Floor Statement of Senator Chuck Grassley
Tax Patents Provision in Patent Reform Bill
Delivered March 3, 2011
Mr. President, I understand that there are questions about what the tax strategies portion of the bill does and who it impacts. So I want to take a few minutes to address those questions.
In simple terms, a tax strategy is any method for reducing, avoiding or deferring tax liability based on the tax law -- including interpretations and applications of the Internal Revenue Code, regulations and related guidance.
A tax strategy can be as simple as a plan to buy tax exempt bonds or invest in an IRA to reduce your tax liability or as complex as a sale-leaseback tax shelter involving multiple domestic and foreign corporations and partnerships.
A tax strategy patent is just that – a patent on a particular tax strategy.
Mr. President, I ask unanimous consent to insert an article from The Tax Adviser into the record. This article provides some examples of tax strategies that shouldn’t be patented.
Tax strategies are bad because they allow the tax law to be patented.
A patent gives the holder the exclusive right to exclude others from using the patented invention. A tax strategy patent makes taxpayers choose between paying more than legally required in taxes or providing a windfall to a tax strategy patent holder by paying a royalty to comply with the tax law.
Tax strategy patents add another layer of complexity to the tax laws by requiring taxpayers or their advisors to conduct patent searches and exposing them to potential patent infringement lawsuits.
If a tax strategy patent is granted for a tax shelter designed to illegally evade taxes, the fact that a patent was granted may mislead unknowing taxpayers into believing that the strategy is valid under the tax law.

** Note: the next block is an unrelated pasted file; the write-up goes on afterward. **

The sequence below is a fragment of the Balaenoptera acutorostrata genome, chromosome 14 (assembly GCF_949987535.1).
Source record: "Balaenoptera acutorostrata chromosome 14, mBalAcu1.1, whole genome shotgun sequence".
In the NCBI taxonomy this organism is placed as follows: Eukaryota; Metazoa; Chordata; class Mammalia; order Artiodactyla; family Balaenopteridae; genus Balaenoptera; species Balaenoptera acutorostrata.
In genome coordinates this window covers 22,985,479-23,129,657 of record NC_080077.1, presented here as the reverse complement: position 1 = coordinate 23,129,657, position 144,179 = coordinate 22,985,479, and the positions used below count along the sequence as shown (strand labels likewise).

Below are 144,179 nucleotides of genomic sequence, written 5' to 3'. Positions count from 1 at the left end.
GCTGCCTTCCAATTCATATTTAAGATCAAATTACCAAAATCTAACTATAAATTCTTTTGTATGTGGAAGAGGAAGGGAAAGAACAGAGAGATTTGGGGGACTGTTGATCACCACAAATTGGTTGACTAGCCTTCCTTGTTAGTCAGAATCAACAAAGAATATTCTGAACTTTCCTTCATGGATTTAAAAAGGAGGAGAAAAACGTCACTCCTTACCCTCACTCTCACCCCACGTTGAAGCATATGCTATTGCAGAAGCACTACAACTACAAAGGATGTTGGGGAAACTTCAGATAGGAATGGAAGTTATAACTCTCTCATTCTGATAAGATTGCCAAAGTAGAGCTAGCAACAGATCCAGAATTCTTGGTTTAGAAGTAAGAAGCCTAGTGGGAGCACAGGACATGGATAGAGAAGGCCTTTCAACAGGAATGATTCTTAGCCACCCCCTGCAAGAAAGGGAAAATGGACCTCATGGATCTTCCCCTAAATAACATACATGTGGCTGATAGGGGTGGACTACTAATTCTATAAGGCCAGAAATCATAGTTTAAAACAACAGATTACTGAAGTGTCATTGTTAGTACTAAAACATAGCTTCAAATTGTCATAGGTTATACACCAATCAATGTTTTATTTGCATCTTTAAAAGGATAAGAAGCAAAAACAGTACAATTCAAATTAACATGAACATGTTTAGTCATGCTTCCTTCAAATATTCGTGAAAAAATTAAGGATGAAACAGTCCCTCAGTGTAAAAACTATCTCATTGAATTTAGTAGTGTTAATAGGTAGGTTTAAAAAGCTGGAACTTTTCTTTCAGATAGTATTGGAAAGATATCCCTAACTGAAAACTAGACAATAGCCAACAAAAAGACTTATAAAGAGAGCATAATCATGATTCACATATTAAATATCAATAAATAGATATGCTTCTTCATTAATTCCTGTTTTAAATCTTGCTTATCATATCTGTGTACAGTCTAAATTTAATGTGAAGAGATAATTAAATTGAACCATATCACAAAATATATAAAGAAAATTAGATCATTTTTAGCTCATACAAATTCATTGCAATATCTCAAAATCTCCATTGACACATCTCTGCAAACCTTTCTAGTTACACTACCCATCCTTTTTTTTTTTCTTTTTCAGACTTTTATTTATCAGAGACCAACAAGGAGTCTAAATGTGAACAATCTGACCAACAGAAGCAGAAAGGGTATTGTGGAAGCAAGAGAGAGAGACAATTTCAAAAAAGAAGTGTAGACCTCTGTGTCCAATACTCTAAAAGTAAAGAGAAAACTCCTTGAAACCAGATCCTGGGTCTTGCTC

Tax strategies are not like other inventions -- everyone wants to pay less tax.
Tax strategy patents are on the rise which means more and more legal tax strategies are unavailable or more expensive for more and more taxpayers.
Mr. President, I ask unanimous consent to insert a letter into the record. This letter, which is from a coalition of 15 consumer groups including the umbrella group for public accountants, the Tax Justice Center and the US Public Interest Research Group, provides more information on why tax strategy patents are bad for taxpayers.
Section 14 of the bill before us prevents patenting of the tax law. It provides that a strategy that relies on the tax law to reduce, avoid, or defer tax liability cannot be novel and nonobvious.
So, a strategy for reducing, avoiding, or deferring tax liability will be deemed insufficient to differentiate a claimed invention from the prior art for purposes of evaluating an invention under section 102 or under section 103 of the Patent Act. This ensures that taxpayers and their advisors will be guaranteed equal access to the tax law.
I want to be clear that tax preparation software is not a tax strategy. Senior policy and examination staff from that the Patent & Trademark Office agree that such software is not a tax strategy. I also have letters from H&R Block, KPMG LLP and Grant Thorton that state that the underlying language does not impact their software patents. Mr. President, I request unanimous consent that these letters be inserted in the record.
However, in order to allay the concerns of Intuit, maker of TurboTax, I have worked with Senator Baucus to make clear that tax preparation software like TurboTax is not a tax strategy.
Financial management software is a little murkier. While products like Quicken and Quickbooks are not tax strategies, tax strategies can be embedded in financial management products and software. (Click here for an AICPA statement.)
The investment banks and law firms that have patented tax strategies often use software that could be deemed financial management software. The Tax Adviser article I mentioned earlier describes some of these.
With financial management software, patent claims that include inventions that are severable from tax strategies may be entitled to patent protection. But the tax strategy itself will remain available to all taxpayers.
It is important to protect intellectual property rights for true tax preparation and financial management software. However, we must be sure to protect the right of taxpayers to have equal access legal tax strategies.
I yield the floor.